PROFILE 2020 – Civil War veteran served as mayor
John Corns was mayor of Ironton for 12 terms, totaling 27 years from 1870-1897, his great-grandson George M. Corns, said.
“He was an important person in the history of Ironton, because he was a Civil War veteran,” he said. “He helped make Ironton what it is.”
Corns was a second lieutenant in Company E and a sergeant in Company B of the Union Army.
In one of his portraits, he can be seen wearing a Maltese cross badge, similar to that worn by Gen. George Armstrong Custer, best known for the Battle of the Little Bighorn.
Corns fought with him at the Battle of Sailor’s Creek as part of the Appomattox Campaign of the Civil War’s final days.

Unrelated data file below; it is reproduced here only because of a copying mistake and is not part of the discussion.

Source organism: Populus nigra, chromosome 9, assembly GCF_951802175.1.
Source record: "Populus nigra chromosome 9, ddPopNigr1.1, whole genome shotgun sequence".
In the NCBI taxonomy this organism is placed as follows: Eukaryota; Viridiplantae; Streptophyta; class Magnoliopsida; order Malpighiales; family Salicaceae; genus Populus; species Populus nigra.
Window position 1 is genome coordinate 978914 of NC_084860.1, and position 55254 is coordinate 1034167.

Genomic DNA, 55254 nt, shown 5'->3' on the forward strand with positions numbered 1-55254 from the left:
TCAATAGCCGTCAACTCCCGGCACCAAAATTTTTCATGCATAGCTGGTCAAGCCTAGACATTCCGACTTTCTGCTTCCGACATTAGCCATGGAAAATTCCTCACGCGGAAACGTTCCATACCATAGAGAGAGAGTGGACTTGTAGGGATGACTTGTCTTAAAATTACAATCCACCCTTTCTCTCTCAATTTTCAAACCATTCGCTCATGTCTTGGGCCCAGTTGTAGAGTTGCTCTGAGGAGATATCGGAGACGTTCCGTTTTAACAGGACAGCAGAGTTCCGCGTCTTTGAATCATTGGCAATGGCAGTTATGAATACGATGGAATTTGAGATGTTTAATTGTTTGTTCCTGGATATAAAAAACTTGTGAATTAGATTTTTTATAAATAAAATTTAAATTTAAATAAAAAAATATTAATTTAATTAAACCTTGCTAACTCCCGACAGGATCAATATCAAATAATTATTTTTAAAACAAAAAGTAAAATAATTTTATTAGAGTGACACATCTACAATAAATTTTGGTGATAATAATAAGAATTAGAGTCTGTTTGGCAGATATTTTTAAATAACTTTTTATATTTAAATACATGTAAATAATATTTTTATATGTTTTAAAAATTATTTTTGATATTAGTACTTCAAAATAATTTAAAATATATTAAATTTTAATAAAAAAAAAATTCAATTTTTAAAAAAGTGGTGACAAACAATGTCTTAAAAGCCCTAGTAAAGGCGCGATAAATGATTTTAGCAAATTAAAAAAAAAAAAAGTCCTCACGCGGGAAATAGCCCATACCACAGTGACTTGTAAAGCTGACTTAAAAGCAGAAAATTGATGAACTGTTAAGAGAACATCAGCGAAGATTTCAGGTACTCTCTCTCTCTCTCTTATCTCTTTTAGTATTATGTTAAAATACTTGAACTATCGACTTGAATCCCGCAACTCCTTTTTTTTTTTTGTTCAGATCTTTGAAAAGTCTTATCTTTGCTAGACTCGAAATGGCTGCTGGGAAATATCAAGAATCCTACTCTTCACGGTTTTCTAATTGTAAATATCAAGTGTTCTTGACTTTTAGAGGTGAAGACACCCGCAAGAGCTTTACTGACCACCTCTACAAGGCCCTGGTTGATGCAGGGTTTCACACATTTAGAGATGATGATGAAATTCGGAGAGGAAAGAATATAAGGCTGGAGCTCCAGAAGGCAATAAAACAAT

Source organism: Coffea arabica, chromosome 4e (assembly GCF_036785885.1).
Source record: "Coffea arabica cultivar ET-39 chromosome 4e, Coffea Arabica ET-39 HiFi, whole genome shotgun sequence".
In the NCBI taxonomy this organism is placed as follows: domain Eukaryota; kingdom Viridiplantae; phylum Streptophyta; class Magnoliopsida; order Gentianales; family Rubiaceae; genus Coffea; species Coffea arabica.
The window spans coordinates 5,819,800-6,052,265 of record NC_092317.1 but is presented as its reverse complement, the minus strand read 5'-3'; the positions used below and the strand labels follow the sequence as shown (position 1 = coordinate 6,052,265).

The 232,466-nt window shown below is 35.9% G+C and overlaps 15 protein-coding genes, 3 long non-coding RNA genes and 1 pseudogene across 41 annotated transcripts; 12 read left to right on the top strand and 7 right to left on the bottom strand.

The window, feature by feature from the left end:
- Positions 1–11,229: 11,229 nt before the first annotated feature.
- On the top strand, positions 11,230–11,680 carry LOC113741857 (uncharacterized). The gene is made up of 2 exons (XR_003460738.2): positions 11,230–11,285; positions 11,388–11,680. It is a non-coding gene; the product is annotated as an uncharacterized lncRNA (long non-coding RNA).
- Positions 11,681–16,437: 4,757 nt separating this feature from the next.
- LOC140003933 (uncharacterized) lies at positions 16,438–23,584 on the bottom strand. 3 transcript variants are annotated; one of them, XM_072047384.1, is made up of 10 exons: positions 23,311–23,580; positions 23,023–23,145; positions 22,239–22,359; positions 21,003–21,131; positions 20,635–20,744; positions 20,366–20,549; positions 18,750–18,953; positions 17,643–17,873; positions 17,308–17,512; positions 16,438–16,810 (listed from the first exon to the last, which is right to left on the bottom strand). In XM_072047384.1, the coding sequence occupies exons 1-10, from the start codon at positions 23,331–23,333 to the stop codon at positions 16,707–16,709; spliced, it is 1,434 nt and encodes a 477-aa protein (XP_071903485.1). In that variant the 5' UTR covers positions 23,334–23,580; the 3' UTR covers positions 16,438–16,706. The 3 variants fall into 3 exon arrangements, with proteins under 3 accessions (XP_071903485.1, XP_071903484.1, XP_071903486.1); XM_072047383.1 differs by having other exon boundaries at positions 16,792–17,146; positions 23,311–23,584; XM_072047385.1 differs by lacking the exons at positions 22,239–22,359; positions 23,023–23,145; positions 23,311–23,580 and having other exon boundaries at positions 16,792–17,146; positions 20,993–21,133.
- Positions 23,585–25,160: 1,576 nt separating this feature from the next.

He shared the details of many of his narrow escapes in an interview with the Ironton Register in 1886.
He was the son of William and Emma Corns, of Monmouthshire, Wales. The couple died in Caldwell County, Kentucky.
Corn was born Nov. 29, 1827 in Pittsburgh.
He was first married to Marenia Starlin on April 1, 1859 in Lawrence County and they had one son, Abram, who was born in 1860.
His first wife died sometime after the son’s birth and he married Mary Cooper, with whom he had another son, Harry C. Corns. Mary died in childbirth.
Corns then married Lytta Elizabeth McMahon on June 22, 1871. They had a daughter, Florence Lytta Corns, who was born in 1872; and sons, George Morse Corns, born in 1873, John B. Corns, born in 1875 and Dr. Walter C. Corns, born in 1877.
Corns died May 9, 1907 in Ironton and is buried, along with many of his family members, in Section 8 at Woodland Cemetery.
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